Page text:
Have you tried living the Perfectly Imperfect?

img_1029I was thinking the other day how that fact that I have been raised by my parents in the ultimate Disney culture left a strong mark on my personality. Watching fairytales and being inspired by happy endings really shaped my perspective on life. Funny, right? But ultimately true and those who know me can confirm :). So there you go: I believe in people, in breaking the odds, I am more than often too optimistic and of course I believe in happy endings and true love or the idea that two people can find each other and be truly happy together for the rest of their lives. And yes, until some time ago, I also believed in the one true love and the perfect relationship. The last two beliefs were shuttered with age, I must say.

There is one thing that maybe is not as accurate in real life as in fairytales: the fact that there is only one person in the world for us, and unless we find that person, we are doomed to a lonely life of romantic misery. In fact, what I learned through experience is just the opposite. There are actually a lot of people with whom we could experience a passionate love and a deeply fulfilling relationship. When we limit our search to that “perfect” someone, we foster a mentality of perpetual “window shopping” (if you know what I mean 🙂 ). Moreover, we’re very likely to give up too easily on what could be the “perfect” imperfect relationship. It took me a while to understand, but once I did, I was highly relieved and things changed for me: my relationship and the way I felt in general. Seeking perfection is tiring & pressurizing, and it is not at all fulfilling on a longer term. Those of you who are perfectionist know what I mean. It is a sacrifice to seek perfection.

Most of us were fed by fairytales, media, our friends or family that love should come and be easy, otherwise it is not love. II used to believe this, but not anymore. No beautiful or good thing comes easy. Think about it!

Whether, it’s during the first week of dating or the seventh year of relationship or marriage, all relationships will inevitably hit rough patches. These patches often send people running away, rather than staying around to try to work it out. I did this mistake, and most of us, women, do. We like building ideals in our head of the perfect man, perfect relationship, perfect house and so on. But it’s nonsense. I read an article by a psychologist who said “If I could make one change in how Western culture views relationships, I would change the perception that infatuation equals love. Love points out that the initial stages of a relationship often leave the brain flooded with “happy” molecules, a chemical reaction that heightens both emotional and physical attraction. Once these molecules subside, problems surface, leading to conflict and, sometimes, even break-ups.” This does not mean to settle for something that does not work, of course. People may end up realizing they are incompatible after the “love sparkles” go away. And going separate ways is the right and mature thing to do. What I am saying is just that one should deeply look into why he/she is are running away from when issues arise. Some things may be beautifully imperfect even though they are not how we have pictured them initially. You know it’s right to be next to someone, if you have many moments of calmness of mind and soul together. This should give you confidence that you are at least compatible. The rest can be fine-tuned.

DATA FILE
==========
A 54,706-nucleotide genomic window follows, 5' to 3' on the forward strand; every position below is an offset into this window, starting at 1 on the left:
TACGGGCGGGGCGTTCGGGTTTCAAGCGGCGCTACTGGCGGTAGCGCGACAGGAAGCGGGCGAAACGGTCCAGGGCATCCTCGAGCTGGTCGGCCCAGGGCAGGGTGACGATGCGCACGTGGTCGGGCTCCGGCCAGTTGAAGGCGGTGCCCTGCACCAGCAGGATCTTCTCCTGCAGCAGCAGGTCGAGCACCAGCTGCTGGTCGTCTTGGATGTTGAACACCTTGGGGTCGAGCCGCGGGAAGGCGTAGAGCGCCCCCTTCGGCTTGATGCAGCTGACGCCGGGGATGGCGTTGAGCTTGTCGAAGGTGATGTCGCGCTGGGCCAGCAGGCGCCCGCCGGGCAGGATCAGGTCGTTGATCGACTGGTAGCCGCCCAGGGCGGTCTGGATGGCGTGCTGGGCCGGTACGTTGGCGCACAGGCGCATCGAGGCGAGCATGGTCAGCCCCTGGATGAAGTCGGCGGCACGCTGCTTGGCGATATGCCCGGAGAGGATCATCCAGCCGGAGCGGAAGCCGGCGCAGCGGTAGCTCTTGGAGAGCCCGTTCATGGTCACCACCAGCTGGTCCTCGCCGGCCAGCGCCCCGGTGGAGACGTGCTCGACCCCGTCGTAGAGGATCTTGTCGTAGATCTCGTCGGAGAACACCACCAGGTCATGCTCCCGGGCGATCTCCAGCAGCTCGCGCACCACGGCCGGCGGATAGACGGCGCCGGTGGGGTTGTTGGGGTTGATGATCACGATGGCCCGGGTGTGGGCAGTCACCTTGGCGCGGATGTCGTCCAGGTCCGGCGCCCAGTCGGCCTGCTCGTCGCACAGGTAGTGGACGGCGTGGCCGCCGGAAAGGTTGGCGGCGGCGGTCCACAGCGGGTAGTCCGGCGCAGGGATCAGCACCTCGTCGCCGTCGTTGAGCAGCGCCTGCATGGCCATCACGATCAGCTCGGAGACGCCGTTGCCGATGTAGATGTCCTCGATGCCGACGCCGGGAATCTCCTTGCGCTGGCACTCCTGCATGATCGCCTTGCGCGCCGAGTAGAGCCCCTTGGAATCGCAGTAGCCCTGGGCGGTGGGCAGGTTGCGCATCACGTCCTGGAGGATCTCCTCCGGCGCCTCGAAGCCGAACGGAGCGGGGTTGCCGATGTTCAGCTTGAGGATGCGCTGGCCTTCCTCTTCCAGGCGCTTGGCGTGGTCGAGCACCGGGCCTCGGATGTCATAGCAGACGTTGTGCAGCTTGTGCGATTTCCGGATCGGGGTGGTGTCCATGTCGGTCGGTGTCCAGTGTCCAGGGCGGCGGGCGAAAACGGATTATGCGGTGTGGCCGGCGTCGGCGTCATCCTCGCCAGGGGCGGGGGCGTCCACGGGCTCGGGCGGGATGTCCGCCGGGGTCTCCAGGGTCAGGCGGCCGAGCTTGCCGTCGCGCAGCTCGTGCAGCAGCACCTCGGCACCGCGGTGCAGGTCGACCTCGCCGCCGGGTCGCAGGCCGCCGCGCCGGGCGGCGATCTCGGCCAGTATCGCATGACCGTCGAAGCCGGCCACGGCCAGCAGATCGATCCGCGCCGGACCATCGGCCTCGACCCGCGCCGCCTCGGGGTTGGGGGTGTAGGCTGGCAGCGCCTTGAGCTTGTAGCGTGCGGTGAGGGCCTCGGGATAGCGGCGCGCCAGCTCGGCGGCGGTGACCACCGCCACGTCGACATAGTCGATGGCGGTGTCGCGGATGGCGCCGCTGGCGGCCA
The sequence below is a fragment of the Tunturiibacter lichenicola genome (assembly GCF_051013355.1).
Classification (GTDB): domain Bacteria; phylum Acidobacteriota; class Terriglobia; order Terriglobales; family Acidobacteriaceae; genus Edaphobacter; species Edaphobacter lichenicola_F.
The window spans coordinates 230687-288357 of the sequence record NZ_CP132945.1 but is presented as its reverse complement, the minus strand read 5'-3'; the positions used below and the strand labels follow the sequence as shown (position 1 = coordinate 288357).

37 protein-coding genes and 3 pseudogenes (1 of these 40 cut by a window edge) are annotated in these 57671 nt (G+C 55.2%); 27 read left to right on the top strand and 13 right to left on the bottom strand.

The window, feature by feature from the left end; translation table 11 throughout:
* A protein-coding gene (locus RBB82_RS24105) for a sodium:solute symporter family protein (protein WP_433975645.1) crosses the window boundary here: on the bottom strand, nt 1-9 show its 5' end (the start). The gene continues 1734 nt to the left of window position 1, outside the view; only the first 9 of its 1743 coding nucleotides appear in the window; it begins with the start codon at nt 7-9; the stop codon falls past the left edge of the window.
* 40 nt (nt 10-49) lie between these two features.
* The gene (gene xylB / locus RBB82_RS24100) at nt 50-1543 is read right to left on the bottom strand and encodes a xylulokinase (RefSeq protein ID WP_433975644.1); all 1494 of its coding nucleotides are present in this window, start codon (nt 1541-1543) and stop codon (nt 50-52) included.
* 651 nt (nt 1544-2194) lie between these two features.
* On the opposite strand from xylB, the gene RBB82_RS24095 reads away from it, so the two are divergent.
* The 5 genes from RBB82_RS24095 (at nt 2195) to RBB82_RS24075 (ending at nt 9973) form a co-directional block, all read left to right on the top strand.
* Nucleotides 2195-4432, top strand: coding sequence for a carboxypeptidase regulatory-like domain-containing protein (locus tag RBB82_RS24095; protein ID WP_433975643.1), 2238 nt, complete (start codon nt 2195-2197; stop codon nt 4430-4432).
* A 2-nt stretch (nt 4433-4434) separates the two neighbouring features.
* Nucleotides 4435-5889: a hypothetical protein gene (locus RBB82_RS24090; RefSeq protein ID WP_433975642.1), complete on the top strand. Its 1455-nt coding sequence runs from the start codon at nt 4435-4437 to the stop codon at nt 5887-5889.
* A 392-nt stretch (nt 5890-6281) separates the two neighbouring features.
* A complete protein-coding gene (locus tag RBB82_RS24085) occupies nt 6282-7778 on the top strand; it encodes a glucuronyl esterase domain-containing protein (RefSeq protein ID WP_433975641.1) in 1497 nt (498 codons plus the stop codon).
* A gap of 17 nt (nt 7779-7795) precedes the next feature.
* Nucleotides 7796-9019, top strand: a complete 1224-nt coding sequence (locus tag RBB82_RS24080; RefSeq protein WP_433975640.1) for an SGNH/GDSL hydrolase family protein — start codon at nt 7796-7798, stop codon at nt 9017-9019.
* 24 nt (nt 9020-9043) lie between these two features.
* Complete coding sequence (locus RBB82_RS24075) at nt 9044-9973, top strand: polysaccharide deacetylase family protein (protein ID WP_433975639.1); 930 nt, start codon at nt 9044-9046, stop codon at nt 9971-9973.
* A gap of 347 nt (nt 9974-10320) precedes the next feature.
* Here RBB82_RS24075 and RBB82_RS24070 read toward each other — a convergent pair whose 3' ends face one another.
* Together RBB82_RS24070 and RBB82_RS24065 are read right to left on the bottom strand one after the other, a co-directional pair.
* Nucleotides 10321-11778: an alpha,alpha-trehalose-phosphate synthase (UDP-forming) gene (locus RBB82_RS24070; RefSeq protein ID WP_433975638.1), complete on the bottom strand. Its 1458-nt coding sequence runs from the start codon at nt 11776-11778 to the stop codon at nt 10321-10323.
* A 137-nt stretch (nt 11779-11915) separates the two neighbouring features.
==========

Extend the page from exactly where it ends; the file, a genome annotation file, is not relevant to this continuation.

Because all relationships are likely to challenge us, the best relationship advice I can give is to find someone you really like and invest in that relationship. Stop looking for the perfect partner and start focusing on what you need to address within yourself in order to achieve a more ideal romance. A relationship is one of the best ways for developing yourself. There are many unexpected choices that could make you happy, but to make a relationship work means being willing to take the ride with someone and then looking inward. Imperfection may surprise you!

Real relationships are rarely easy, but they also shouldn’t be too hard or hurtful. Instead, they should be looked at as an adventure, so we shouldn’t expect a perfectly smooth ride. Every couple is made up of two independent people with two sovereign minds. This means, at times, the two  may see things differently. Struggles will arise, and when they do, what matters most will be our ability to get through the hard times. We can anticipate and face challenges with a combination of strength and vulnerability. Yet, to start this adventure, we must open our hearts and minds to the another person. It took me while to do so, but once I did things completely changed, for the good. Naturally, some connections are stronger and some choices more ideal than others, but any love can grow when we are willing to explore our own limitations and grow our own capacity for closeness.